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In the recent past, in the wake of elections being held in India, one can see a plethora of politicians trying to appease a religious community by condemning the other in order to secure their votes. This lowly and condemnable act is otherwise a punishable offence in India, but somehow these politicians go unscathed. It seems that law is but for the common man to follow and for the powerful and influential to break. Although the Election Commission has been taking steps to discourage such act by banning those guilty from campaigning, but is that enough?

According to Section 295A of the Indian Penal Code, ‘Whoever, with deliberate and malicious intention of outraging the religious feelings of any class of citizens of India, by words, either spoken or written, or by signs or by visible representations or otherwise, insults or attempts to insult the religion or the religious beliefs of that class, shall be punished with imprisonment… which may extend to three years, or with fine, or with both.’

Hence, the law of the land clearly makes outraging religious sentiments a punishable offence, punishable with imprisonment and fine or both. But evidently, this applies to only those who harmlessly express their views publically. It is not an easy task to forget the incident where a 21 year old girl was arrested and jailed for voicing out her opinion, in Mumbai, where she expressed her anger on total shut down on the death of a local politician. Hence, the questions that pose are-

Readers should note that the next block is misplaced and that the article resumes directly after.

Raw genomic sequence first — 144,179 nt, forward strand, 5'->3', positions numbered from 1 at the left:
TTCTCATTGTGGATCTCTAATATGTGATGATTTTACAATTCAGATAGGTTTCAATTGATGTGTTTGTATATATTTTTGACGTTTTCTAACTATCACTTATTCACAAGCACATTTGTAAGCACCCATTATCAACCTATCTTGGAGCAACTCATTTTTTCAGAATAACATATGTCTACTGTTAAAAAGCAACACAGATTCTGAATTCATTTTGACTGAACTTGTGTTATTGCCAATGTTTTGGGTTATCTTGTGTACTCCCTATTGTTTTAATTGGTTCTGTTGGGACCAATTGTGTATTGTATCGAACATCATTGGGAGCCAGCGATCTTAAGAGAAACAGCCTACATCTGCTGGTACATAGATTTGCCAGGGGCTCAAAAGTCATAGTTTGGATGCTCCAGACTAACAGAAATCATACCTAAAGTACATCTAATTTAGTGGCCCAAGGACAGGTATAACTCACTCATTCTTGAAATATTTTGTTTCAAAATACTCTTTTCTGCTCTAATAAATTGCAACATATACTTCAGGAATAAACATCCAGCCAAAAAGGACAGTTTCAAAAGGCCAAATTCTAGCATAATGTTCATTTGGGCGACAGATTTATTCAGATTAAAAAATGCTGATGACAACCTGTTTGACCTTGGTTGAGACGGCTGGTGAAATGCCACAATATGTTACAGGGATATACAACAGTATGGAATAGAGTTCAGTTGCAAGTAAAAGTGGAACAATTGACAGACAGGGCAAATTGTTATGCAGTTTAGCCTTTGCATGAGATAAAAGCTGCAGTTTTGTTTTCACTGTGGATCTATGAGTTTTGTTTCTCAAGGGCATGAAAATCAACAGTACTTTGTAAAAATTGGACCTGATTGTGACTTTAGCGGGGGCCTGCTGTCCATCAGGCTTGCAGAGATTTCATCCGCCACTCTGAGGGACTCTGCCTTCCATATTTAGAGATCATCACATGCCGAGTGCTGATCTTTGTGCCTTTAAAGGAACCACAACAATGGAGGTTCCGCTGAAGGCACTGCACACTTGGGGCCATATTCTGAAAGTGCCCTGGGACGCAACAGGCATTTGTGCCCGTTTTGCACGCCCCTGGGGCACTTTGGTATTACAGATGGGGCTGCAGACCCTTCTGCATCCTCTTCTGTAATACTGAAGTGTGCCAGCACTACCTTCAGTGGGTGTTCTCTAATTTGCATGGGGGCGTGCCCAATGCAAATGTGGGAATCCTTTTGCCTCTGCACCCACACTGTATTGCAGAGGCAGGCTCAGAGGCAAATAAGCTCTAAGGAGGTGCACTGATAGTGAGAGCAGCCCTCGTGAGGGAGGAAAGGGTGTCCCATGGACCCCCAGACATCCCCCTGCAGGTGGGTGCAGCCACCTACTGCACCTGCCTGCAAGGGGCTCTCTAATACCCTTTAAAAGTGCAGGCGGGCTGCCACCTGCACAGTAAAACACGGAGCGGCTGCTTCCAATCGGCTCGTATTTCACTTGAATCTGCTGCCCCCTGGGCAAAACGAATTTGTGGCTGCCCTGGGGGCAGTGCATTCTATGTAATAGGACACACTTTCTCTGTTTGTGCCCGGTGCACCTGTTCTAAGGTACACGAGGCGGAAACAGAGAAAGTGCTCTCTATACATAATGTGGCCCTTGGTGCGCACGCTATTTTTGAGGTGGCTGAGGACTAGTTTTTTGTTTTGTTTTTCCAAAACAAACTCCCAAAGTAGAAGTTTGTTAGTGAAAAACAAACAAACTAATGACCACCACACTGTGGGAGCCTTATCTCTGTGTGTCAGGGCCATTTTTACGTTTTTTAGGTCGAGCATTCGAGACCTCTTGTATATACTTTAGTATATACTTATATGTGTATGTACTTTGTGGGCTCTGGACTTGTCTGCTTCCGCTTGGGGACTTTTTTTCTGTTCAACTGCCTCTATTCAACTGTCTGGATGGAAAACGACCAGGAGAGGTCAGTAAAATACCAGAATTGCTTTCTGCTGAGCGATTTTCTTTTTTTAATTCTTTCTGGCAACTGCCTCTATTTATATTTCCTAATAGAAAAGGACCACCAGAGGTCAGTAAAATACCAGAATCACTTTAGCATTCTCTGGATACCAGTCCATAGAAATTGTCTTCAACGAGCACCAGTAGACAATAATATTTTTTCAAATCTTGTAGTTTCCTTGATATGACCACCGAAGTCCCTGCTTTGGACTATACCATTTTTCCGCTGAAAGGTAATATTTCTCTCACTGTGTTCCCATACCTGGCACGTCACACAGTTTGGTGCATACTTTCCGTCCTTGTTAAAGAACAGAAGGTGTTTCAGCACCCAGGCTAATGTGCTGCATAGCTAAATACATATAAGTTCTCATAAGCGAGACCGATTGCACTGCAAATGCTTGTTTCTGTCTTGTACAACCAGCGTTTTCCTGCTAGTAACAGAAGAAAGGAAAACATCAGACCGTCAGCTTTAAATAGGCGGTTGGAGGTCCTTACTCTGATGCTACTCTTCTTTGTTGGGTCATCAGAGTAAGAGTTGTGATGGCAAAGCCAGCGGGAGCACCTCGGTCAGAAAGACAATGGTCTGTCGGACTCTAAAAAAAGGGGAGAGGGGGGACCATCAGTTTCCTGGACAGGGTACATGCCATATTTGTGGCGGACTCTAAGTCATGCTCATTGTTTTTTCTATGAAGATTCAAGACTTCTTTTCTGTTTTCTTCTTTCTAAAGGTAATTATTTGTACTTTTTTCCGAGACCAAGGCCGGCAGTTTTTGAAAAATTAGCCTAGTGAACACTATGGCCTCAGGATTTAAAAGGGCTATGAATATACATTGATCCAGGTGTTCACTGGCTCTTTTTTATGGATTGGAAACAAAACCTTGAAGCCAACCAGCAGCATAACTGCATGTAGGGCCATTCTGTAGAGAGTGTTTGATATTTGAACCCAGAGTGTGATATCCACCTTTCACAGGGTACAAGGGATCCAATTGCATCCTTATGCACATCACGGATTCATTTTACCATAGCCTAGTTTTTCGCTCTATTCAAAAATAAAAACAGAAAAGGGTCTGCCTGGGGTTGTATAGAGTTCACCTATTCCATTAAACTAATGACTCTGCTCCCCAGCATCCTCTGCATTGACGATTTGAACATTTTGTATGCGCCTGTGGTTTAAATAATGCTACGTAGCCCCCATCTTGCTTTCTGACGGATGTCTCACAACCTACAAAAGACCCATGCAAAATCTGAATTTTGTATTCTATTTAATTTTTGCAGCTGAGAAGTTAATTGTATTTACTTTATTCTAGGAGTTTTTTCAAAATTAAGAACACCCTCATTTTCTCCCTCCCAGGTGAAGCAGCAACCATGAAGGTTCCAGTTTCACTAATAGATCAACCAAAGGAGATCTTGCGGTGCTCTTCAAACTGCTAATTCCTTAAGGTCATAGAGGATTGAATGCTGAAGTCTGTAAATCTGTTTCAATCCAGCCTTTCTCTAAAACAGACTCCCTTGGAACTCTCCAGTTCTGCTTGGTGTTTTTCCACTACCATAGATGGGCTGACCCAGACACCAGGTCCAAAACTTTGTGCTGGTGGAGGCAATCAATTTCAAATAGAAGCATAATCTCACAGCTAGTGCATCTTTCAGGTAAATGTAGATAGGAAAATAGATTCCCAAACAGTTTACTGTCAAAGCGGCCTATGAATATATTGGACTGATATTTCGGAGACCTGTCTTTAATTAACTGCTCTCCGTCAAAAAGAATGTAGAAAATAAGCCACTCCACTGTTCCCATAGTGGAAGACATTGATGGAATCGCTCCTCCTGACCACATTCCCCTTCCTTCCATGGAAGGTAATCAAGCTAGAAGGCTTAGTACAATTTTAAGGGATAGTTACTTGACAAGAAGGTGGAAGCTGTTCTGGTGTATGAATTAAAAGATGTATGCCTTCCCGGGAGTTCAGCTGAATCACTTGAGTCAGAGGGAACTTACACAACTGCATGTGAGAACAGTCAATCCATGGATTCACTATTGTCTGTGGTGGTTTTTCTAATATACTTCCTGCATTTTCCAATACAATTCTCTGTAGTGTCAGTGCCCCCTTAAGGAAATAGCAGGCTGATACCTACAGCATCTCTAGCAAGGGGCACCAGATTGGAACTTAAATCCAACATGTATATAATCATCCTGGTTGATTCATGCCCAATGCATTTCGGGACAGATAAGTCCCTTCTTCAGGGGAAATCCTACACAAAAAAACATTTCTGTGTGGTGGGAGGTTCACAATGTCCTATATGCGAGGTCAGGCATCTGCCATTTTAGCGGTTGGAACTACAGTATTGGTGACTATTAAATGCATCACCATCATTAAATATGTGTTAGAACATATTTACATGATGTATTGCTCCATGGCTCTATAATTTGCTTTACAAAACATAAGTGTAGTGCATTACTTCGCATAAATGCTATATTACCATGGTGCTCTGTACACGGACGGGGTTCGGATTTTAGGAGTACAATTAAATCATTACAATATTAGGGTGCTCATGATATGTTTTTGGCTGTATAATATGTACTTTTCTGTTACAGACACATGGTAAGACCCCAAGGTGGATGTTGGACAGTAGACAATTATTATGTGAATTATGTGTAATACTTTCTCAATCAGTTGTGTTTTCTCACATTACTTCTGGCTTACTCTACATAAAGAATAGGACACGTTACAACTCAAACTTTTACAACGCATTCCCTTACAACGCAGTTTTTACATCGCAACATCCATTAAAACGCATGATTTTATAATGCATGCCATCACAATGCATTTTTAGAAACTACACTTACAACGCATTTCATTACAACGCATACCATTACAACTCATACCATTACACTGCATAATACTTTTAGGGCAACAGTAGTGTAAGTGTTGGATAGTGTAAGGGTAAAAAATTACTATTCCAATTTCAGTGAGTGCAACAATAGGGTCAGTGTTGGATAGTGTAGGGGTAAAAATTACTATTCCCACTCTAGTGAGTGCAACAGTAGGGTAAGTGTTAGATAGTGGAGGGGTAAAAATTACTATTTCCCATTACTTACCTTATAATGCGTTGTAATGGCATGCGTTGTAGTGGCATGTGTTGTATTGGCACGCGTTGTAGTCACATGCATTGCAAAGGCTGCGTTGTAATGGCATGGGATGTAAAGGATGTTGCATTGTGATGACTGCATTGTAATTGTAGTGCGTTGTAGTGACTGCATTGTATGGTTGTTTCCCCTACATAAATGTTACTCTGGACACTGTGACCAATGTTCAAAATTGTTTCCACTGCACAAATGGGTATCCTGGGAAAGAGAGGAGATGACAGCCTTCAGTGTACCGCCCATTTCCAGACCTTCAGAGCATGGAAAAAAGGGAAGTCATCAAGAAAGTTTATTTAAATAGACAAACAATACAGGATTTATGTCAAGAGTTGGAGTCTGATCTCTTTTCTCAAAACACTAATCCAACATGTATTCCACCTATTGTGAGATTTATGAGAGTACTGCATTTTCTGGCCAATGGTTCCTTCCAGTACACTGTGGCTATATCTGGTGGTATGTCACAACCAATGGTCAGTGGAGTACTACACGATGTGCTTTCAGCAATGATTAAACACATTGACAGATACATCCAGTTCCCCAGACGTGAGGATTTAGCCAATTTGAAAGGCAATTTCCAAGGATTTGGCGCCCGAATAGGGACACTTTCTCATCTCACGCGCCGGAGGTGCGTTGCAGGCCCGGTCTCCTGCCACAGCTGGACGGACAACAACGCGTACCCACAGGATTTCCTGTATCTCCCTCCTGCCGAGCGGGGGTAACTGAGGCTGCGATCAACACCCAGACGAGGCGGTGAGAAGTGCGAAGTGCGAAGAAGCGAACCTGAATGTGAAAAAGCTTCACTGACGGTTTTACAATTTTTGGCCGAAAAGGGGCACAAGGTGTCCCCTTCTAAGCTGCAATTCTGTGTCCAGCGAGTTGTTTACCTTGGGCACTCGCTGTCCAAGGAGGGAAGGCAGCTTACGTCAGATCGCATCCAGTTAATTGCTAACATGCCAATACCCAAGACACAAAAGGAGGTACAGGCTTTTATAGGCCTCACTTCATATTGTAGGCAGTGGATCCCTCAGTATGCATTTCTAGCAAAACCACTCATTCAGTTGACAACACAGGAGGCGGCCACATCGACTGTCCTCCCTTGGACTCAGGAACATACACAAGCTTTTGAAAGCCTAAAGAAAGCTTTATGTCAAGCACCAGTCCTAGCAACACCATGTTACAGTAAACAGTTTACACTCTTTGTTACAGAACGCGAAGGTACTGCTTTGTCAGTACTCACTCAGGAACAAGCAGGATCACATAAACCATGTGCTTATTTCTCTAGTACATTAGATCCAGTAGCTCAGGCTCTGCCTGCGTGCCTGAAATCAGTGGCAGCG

• Is India portraying a dual standard in punishing the innocent and letting the guilty go scot-free?
  • Is the law of the land weak or is the implementation a cause for this failure to secure human rights?
  • Why is the right to speech guaranteed under article 19 of the Indian constitution not secured for the people who harmlessly practice it and the reasonable restriction waived for those who abuse it?
  • Should the Supreme Court of India not interfere in this act of gross violation and abuse of basic fundamental rights of the Indians to freely express ideas and opinions?
  • Also, why is the Supreme Court mum over the issue of hate speech?

Turns out, that the Apex Court is after all not silent on the issue, but has definitely misunderstood the whole issue. This can be construed by the recent Supreme Court judgment where it laid down as follows-

“We cannot curtail fundamental rights of people. It is a precious rights guaranteed by Constitution,” a bench headed by Justice RM Lodha said, adding “we are a mature democracy and it is for the public to decide. We are 128 million people and there would be 128 million views. One is free not accept the view of others”. Also the court said that it is a matter of perception, and a statement objectionable to a person might not be normal to other person.”

While this judgment might be happy news for those people who want nothing more but to express their views harmlessly, the decision is a fatal blow to the efforts to restore communal harmony in a nation where people from nearly all religions live together.